Downingtown High School - Our Year Cuckoo Yearbook (Downingtown, PA)

 - Class of 1919

Page 24 of 60

 

Downingtown High School - Our Year Cuckoo Yearbook (Downingtown, PA) online yearbook collection, 1919 Edition, Page 24 of 60
Page 24 of 60



Downingtown High School - Our Year Cuckoo Yearbook (Downingtown, PA) online yearbook collection, 1919 Edition, Page 23
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Page 24 text:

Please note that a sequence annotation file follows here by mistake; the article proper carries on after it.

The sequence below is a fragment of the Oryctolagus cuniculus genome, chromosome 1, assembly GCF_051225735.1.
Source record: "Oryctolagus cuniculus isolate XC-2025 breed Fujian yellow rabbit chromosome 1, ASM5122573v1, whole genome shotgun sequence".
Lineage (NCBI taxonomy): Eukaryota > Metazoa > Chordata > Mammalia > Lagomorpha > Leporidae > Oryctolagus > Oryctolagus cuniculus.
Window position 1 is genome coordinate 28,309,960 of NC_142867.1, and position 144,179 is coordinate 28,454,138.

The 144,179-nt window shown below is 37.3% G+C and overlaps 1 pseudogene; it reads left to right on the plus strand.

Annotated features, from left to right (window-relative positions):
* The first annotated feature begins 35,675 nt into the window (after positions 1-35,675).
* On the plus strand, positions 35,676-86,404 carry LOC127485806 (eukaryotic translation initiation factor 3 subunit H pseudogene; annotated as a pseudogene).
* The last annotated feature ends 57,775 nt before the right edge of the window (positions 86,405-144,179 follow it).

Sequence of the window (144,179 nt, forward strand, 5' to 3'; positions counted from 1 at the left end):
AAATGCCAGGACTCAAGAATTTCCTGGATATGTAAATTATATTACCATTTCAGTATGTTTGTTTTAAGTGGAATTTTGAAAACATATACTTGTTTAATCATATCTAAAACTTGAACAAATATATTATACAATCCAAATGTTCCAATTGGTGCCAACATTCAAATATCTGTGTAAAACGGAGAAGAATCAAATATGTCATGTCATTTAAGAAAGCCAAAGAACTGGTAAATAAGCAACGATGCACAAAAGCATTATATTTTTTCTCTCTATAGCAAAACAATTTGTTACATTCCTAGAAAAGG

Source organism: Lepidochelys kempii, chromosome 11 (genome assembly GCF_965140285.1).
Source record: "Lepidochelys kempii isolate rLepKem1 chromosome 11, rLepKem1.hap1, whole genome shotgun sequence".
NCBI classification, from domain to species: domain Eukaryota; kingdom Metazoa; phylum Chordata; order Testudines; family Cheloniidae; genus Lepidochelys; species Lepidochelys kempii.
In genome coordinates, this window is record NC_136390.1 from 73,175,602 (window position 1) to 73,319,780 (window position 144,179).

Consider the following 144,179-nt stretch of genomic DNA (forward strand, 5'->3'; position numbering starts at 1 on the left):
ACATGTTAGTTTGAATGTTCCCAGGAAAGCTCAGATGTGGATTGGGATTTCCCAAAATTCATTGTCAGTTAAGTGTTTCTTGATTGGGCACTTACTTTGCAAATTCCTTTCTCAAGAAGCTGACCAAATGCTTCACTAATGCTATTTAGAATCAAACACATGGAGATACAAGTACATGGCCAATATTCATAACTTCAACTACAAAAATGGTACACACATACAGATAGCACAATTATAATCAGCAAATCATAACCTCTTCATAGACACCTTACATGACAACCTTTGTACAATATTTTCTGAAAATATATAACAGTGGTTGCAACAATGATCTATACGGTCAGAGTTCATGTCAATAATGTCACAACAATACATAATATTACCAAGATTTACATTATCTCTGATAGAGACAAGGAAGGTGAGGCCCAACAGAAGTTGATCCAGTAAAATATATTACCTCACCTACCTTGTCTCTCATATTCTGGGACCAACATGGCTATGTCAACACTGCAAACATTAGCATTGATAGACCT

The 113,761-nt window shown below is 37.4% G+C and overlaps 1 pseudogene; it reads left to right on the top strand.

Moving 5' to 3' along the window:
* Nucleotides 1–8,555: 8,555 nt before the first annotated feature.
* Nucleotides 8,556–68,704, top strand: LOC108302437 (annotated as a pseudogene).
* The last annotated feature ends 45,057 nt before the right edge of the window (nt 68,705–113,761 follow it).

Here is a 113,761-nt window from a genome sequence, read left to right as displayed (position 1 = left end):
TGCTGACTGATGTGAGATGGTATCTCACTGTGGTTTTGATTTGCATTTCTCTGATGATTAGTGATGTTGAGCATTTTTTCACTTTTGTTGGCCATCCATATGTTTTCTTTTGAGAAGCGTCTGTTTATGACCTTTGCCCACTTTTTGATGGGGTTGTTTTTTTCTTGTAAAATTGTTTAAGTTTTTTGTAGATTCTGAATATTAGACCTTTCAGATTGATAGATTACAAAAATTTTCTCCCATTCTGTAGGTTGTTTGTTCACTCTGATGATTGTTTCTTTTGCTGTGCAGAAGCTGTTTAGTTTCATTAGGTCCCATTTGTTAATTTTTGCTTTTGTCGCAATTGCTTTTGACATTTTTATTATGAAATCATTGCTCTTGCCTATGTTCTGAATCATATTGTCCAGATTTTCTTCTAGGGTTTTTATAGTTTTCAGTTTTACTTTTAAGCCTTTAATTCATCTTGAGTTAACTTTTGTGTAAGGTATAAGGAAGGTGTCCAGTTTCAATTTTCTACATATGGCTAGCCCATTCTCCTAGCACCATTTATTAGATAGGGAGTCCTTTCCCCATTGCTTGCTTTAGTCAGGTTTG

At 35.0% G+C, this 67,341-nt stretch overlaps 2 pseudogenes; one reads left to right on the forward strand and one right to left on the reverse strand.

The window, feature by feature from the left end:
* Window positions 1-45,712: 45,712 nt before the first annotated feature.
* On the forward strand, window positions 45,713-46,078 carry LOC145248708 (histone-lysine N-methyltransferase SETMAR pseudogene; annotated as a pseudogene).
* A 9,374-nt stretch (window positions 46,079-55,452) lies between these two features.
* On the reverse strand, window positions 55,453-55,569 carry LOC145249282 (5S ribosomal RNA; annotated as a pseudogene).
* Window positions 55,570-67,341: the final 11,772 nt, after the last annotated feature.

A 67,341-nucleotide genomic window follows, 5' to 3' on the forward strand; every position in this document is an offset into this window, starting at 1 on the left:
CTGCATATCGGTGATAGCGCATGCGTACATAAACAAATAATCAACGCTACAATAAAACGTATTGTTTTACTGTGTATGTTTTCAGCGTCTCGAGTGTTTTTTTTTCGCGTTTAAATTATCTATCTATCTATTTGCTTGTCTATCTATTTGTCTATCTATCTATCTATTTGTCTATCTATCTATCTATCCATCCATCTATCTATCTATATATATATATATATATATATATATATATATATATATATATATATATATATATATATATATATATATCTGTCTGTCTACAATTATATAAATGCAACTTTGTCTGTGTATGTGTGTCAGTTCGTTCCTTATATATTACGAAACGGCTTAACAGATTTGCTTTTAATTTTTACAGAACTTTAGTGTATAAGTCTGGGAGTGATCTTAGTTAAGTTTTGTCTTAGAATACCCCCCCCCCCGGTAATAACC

'i'i THE CUCKOO to take the fair one from the front seat into his strong arms and place her in safety on the sidewalk. Then he rushed back, clasped the other one to his bosom and carried her to a place out of danger. All this only took a very few minutes. Our hero saw that he still had time to help save the machine, so back he went and with one push of his mighty arm shoved the automobile out of the path of the street car. The occupants of the machine had not had time to say a word in those moments of anxiety, but they at last found their voices and thanked the young man who had saved their car and the lives of their companions. The young ladies showered words of thanks and praise on this modest young man, much to the qjiagrin of their es-scorts. With sighs of relief they all climbed into the machine. The boy with those fascinating curls went on down the street and the auto-mbile went on its way. The Downing-town High School students did not know that they had in their midst a really, truly, living hero, because modesty had kept him from ever speaking of that act of heroism. •D.H.S.- -— Urnmatrurtton John E. Heffner, ’id. At the present time the whole world faces the immense task of reconstruction. This is the natural outcome of the recent war, the greatest of all history. Reconstruction requires the cooperation of every nation and for this reason is of a complex nature. In order to carry out a reconstruction policy the world will have to be rebuilt on new standards. These standards fall under three main heads—social, political and commercial. If a comprehensive survey of the question is to be made, each phase of it must be given due consideration. Formerly the caste system was in vogue, particularly in Germany, Austria and Russia. In these countries the lower classes were in a virtual state of bondage and, therefore, supreme authority was vested in the high nobility. Central Europe was in chaos. With such a state of affairs civilization could never advance. A great war between the armed forces of autocracy and those of democracy was inevitable. When the war finally did break out the Central Powers advanced toward the Allies with mighty forces. Time after time they were hurled back and finally they were forced to surrender. Our victory in the war has demonstrated conclusively the inefficiency of any autocratic form of government. Henceforth all mankind must be put on an equal basis. In this way social equality will be an ultimate effect of the war and nations will recognize the fact that “all men are created free and equal.” Only a century ago it was a common practice for nations to ally themselves secretly with other nations in order that they might secure territory by unlawful means. We now know that Germany was guilty of such a procedure. The Hohenzollerns, by intrigue and secret diplomacy, planned to conquer the whole j of Europe, if possible. Now that the German plots have been revealed, all nations look with contempt upon such “secret crimes.” The war has taught us that secret treaties, designed to disturb the political status of the world, are a menace to mankind. In years to come all treaties and diplomacy shall be openly exposed to the deliberations of a world league. Consequently, the political policy of all nations must be altered so as to conform with the principles of democracy. All territorial acquisitions must j insure the safety of the world. The cause for most wars is jealousy. ! Not infrequently this jealousy is the direct outcome of commercial disputes. Commercial competition becomes so keen that jealousy is aroused among the various nations concerned. Since the beginning of the twentieth century, England. France and Germany have sought to outstrip each other in this respect. This was one of the underlying causes of the war The only remedy for a